Sometimes we are a little hard on contemporary Christian fundamentalists. We don’t like their aggressive evangelism – their attempts to force their culture on us. That is a statement of perspective – their perspective might be that they are trying to save us from going to hell.
Christianity has as rich history of abusing conquered cultures, all in the name of HeyZeus. The Sillary Experiment by Jesuit Priests in Quebec is a dramatically documented example. Those European folks came here to teach the Native Americans about Christianity. They failed. They unwittingly tried to teach European Culture – because the culture of the time defined their faith – rather than their faith defining their culture.
The Jesuits of the Sillary Experiment did not distinguish faith and lifestyle. The Jesuits tried to teach the nomadic natives that they should live in a village, work six days a week, and attend church on Sunday. It worked in the winter. Then the spring came and the herds of wildlife began their migration. The Natives packed their bags and followed the nutrition of life – as had been their custom for centuries.
The Jesuits were aghast. The ‘savages’ could not grasp civilization – civilization as defined by the Jesuits. The Jesuits could not grasp the idea that one could be a Christian and a Nomad at the same time. The pretext of evangelizing for Christ was overshadowed by the need for others to adopt the cultural values of Europe.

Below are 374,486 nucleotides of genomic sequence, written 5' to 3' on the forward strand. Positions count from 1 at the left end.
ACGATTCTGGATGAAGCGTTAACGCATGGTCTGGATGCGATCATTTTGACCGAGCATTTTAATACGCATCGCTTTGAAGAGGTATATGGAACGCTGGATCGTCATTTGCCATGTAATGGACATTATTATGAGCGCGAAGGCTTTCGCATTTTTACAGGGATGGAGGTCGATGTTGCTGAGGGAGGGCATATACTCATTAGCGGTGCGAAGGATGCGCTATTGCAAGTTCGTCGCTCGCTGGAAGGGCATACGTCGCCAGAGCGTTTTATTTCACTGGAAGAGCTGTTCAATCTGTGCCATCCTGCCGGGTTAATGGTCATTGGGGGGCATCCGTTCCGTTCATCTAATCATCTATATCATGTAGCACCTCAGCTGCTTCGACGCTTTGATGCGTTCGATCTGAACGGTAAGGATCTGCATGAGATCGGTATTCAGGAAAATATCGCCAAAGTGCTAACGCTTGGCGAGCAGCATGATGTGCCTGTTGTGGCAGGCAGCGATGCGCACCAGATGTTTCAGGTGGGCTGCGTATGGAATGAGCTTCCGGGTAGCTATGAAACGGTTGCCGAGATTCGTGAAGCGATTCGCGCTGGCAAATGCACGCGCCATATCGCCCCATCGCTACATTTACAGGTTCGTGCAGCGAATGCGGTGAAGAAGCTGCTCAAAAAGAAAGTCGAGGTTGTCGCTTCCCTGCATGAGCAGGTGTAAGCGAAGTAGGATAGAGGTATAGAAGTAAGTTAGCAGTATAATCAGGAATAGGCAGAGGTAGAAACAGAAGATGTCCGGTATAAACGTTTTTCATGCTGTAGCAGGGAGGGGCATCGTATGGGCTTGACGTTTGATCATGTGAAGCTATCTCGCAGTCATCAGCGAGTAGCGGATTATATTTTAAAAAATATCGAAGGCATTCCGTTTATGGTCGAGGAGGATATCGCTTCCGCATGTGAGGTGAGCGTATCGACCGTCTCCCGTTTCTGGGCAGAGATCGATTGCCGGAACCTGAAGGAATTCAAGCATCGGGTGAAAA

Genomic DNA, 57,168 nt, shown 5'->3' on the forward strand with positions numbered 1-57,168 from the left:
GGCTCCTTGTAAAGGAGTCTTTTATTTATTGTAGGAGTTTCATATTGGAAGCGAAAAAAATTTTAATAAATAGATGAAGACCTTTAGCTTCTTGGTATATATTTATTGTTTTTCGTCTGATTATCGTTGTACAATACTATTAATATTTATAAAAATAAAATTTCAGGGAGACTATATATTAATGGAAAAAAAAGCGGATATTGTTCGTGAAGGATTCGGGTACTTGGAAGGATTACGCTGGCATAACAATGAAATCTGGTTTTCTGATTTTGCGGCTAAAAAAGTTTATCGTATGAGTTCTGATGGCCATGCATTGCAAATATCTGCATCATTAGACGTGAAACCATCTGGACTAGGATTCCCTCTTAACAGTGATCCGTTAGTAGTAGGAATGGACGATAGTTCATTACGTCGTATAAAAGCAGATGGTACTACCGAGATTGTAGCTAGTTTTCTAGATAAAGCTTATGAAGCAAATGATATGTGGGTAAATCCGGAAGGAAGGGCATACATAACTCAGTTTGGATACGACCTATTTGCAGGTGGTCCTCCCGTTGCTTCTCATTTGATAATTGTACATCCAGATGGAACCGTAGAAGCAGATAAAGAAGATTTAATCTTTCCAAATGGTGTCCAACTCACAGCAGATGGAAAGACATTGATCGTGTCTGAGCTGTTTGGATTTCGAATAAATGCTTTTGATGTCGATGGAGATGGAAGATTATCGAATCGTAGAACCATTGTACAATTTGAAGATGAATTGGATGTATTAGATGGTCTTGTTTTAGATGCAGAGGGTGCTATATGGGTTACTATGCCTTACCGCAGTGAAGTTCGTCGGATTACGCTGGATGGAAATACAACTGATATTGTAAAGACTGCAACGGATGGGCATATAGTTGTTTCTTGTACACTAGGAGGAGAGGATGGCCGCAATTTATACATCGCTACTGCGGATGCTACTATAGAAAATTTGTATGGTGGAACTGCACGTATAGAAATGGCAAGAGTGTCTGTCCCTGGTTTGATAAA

The evangelicals of today insist that all convert to their cultured value system. The presumption is that their values are based on Christianity – thus the loss of the central message of faith.
It seems that in the Mid East the Islamic Fundamentalists would interpret their faith in the context of culture. Women are not educated, women wear parkas or do-dads or whatever those things are called. Kill infidels. Their culture is ancient and does not serve their faith. Imagine the Jesuits attempting to kill any Native who chose to be a nomad – I don’t think it would have gone over very well.
One might think that if the modern day evangelicals, both Christian and Islamic, would study some history they might be able to distinguish the idea of teaching faith rather than teaching culture. Their cause is not served by misguided efforts to force ludicrous change.